Sony NEX FS700

The Sony NEX FS700 is another 4K ready camera, has in-built ND filters, puts out a superb image and is similar in many ways to the cameras above but with one huge bonus on top, super slo-mo high frame rates! What I've seen from this camera has looked very, very good, especially slow motion and it fits in the range between the C300 and Black Magic, coming in around the £7500 mark

Panasonic GH2

The Panasonic GH2 is an option for those on a tighter budget and is a mirror-less DSLR. This side by side comparison with a Red Epic is very interesting, considering the Epic is a 5K, super expensive cinema camera it holds up quite well considering the cost. As a DSLR, it's small, portable, easy to travel with and highly affordable!

These are just a few examples of the newer range of cameras on the market and you will notice I haven't included what could be classed as the traditional camcorder types, i.e. the XF100 or the XL2 and the main reason for that is I haven't shot on those types of cameras before, however, the benefit these more traditional designs can offer, is that they come supplied with many of the extras a DSLR shooter would have to purchase separately so can be a more cost effective solution, however, this is then offset by the size and weight when travelling abroad.

If you were to say, "David, I want a full HD video camera to make my independent films, music videos or wedding videos, what would you suggest?" Honestly? I'd still say the Canon 7D. The new firmware update has addressed many of the issues that ever so slightly hampered the camera previously (in camera audio level control! Hooray!) and the output picture really is exceptional. Cinematic depth of field, clean crisp image, portable, affordable, flexibility and control, awesome, the rolling shutter can be a bit of a problem but that aside, it's absolutely spot on, plus, Canon build quality is stunning, rugged and looked after properly, their cameras will last you forever. There's a reason I was so keen to have Canon involved in "From the Office..."

One day David, one day...

After the camera, you need to consider what lenses you're going to need. In case you're not sure, lenses come in different sizes so you will see lenses described as 8-15mm, 70-200mm, 35mm etc and the simple explanation is that the smaller the number, the "wider" the lens, wide basically means you fit more of what is in front of you on the screen. The higher the number means the further away you can zoom in on something and see it in focus.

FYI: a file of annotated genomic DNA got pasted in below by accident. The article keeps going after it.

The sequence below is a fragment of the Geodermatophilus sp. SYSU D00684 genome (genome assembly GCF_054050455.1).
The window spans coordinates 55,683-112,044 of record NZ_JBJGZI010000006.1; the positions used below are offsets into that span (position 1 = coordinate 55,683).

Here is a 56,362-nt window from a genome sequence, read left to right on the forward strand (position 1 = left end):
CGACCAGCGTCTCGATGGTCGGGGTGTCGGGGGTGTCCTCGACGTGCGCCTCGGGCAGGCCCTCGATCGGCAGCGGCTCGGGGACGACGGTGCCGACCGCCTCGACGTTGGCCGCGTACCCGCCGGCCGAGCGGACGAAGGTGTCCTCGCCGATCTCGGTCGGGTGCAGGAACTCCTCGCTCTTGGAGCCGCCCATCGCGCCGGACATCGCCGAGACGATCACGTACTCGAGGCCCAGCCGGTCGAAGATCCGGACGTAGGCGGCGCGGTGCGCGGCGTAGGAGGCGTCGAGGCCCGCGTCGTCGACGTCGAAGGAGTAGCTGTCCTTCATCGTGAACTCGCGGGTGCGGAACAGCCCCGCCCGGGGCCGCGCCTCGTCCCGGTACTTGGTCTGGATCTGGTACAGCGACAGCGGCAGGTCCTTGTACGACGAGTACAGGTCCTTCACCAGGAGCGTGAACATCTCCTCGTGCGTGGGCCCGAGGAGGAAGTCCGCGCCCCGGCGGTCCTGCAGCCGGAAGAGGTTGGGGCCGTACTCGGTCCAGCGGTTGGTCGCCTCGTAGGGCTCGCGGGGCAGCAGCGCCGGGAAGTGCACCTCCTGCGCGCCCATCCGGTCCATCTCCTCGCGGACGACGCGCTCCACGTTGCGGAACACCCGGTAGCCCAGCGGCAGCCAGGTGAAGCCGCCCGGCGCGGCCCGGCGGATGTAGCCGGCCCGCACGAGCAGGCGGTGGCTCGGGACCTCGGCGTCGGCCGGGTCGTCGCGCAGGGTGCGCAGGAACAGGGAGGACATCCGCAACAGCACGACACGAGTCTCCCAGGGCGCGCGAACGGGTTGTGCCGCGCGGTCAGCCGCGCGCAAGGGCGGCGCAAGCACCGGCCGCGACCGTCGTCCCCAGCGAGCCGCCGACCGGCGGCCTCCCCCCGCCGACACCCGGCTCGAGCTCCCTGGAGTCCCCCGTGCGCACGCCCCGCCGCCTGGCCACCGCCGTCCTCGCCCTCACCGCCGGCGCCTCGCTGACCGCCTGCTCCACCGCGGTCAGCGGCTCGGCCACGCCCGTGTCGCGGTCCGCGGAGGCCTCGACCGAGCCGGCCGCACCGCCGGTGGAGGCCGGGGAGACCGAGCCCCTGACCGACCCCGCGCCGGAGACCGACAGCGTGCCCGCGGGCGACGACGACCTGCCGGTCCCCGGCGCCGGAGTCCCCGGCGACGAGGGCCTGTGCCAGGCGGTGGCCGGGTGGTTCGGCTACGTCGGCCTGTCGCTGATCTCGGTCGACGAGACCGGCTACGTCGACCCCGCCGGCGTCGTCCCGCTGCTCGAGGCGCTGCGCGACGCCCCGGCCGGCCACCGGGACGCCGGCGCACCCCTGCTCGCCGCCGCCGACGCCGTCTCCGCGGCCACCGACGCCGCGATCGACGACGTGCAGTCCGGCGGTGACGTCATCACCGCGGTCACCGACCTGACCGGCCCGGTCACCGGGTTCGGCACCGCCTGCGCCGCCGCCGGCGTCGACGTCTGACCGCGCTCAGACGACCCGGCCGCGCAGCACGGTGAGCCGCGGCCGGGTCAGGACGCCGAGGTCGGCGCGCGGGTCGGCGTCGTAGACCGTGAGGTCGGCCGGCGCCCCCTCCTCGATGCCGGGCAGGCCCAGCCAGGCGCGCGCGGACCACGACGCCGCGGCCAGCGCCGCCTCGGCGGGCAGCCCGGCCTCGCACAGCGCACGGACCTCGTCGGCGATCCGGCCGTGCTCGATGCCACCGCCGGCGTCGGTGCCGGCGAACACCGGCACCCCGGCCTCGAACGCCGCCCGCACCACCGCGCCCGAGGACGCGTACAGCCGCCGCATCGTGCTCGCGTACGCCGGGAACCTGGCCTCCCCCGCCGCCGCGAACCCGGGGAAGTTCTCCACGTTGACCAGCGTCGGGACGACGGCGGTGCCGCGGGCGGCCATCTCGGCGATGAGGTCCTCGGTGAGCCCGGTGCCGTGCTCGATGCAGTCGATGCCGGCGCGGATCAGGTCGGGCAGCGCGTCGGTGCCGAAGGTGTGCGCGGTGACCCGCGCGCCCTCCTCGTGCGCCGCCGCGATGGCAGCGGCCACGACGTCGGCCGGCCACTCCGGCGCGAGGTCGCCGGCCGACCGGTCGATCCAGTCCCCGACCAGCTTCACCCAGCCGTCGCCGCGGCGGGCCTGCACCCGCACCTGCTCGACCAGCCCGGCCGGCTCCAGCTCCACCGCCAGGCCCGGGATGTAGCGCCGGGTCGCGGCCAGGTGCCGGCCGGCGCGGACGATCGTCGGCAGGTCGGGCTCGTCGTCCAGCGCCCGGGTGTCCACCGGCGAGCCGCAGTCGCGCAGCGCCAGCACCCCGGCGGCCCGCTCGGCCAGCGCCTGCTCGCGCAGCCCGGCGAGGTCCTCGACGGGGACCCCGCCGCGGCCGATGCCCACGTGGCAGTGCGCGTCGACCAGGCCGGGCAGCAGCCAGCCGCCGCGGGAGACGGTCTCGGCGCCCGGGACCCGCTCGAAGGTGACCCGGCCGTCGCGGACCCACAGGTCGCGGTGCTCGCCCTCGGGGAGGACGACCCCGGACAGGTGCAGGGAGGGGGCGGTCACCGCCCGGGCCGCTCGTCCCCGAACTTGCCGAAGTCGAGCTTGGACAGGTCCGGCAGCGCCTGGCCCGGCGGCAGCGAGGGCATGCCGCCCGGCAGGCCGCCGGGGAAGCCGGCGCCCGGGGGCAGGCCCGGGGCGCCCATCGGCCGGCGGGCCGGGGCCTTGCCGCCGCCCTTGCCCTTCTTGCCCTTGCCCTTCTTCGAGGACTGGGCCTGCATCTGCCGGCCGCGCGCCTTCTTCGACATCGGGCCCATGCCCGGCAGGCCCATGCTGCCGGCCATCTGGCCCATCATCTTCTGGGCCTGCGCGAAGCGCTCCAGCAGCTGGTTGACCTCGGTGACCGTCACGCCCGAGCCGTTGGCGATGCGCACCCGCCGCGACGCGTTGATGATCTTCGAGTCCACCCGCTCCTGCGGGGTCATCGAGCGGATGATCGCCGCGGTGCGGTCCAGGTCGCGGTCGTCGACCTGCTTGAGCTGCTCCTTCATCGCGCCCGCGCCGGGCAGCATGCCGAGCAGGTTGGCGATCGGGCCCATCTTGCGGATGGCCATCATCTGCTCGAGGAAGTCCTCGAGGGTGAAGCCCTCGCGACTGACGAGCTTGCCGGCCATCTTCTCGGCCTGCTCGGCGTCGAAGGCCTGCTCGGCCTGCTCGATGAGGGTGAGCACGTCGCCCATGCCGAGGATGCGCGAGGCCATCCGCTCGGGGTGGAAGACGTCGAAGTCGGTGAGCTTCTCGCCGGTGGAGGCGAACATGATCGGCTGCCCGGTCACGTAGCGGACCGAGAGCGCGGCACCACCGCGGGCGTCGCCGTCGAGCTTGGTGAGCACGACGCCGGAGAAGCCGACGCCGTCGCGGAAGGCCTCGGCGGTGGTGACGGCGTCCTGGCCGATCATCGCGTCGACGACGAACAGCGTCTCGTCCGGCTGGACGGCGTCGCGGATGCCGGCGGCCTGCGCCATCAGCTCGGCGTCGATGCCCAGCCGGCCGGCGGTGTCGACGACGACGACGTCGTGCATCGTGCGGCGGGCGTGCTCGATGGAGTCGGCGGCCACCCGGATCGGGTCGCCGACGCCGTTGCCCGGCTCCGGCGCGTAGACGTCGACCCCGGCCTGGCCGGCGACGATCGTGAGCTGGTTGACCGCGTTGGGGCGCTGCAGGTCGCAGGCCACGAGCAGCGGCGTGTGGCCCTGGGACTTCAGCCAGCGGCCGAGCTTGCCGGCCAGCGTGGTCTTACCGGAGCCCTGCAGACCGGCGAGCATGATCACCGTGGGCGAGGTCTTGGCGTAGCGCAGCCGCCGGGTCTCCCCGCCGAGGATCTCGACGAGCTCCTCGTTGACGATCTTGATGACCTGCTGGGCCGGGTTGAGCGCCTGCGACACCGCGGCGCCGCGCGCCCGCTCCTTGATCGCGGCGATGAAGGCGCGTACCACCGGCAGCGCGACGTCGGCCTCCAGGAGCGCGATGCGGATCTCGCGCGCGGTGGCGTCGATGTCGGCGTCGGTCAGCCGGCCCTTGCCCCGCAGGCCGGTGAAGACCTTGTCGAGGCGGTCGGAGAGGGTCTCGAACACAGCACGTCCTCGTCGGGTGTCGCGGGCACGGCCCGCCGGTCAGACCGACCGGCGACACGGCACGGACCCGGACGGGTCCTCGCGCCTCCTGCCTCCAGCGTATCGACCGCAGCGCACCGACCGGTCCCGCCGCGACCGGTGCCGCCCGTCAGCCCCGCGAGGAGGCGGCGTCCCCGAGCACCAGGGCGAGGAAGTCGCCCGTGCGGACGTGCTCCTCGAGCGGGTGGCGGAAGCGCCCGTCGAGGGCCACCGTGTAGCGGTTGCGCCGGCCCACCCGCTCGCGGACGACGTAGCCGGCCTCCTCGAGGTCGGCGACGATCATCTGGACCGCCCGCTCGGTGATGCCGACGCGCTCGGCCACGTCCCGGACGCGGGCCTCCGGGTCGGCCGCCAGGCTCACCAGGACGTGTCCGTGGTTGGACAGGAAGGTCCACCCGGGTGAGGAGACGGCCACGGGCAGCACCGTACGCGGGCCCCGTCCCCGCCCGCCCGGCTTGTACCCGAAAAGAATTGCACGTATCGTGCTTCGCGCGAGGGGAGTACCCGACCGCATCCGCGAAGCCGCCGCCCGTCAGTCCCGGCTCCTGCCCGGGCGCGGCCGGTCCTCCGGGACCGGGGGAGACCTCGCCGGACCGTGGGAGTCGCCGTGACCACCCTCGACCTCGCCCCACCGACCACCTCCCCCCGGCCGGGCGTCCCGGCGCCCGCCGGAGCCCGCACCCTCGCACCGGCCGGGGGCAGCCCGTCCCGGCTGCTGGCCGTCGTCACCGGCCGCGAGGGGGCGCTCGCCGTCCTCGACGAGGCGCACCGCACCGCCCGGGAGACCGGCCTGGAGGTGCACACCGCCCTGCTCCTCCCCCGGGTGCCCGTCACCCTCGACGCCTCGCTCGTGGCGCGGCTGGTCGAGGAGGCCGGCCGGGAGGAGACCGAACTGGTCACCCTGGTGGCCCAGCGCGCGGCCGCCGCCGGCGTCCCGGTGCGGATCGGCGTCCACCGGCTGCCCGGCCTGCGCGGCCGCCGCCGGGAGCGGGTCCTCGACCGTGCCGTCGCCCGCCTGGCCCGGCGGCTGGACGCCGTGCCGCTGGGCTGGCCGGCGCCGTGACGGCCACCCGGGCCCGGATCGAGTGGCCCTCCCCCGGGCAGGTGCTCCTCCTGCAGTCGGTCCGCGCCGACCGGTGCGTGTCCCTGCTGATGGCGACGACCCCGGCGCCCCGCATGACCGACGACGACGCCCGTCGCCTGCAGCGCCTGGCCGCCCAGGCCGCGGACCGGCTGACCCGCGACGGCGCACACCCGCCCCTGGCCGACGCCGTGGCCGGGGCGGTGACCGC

I have four lenses I use, my workhorse lens, the Canon 15-85mm which is always on my camera in the bag and which I use for probably 80% of what I shoot, a 10-22mm wide angle lens which I use underwater and is ideal for filming big animals but also inside small rooms or for landscapes, a 50mm prime lens (£60 from Incheon Airport and one of the best things I have ever bought) which is ideal for interviews and pieces to camera and use in low light, and a 70-300mm Macro Sigma lens. I actually used this latter lens quite a lot in A Ray of Light so I could film a lot of the action without anybody realising they were being filmed!

Lenses aren't cheap though so if you can only afford one to begin with, I would suggest the 15-85mm or the more expensive if you can afford it, 24-105mm.

You can record lovely crisp images that are in focus and everything, they may even be well composed and your subject is great on camera but certain things just make a video or film suck, over reliance on stills with tacky animation, bad fonts, spelling mistakes and worst of all bad sound!! We had some issues with sound on two interviews in Behind Blue Glass due to the wind and the lapel mics we had borrowed not working and although I was able to clean a lot of the sound up, it simply doesn't beat recording perfect sound on the shoot, a relatively simple process which a lot of amateur film-makers seem to completely miss out.

Having learnt from my own mistakes I made three essential purchases, a lapel mic, a Zoom H4N and a Zoom H1N to go with my Rode Directional Video Mic. There are other sound recorders on the market but the two Zoom recorders are exceptional value for money and provide outstanding results.

The way I record sound on a shoot is to input the lapel mic into the Zoom H1N, a cheaper option than a wireless radio pack recorder and without the risk of radio interference, with the Rode Video Mic on the camera and plugged into the mic jack input with another mic on a boom going into the H4N. This gives you three ways to record broadcast standard sound and if one or even two fail, you at least have one or two backups. After recording the interview or piece to camera,  then record between thirty seconds and three minutes of ambient sound on the H4N to lay under the "vocal" track, this adds depth and texture to the sound design and gives it that high quality, professional sheen.

Two things to bear in mind:

1. You can never have too much sound recorded
2. Wind is your mortal enemy, avoid it at all costs...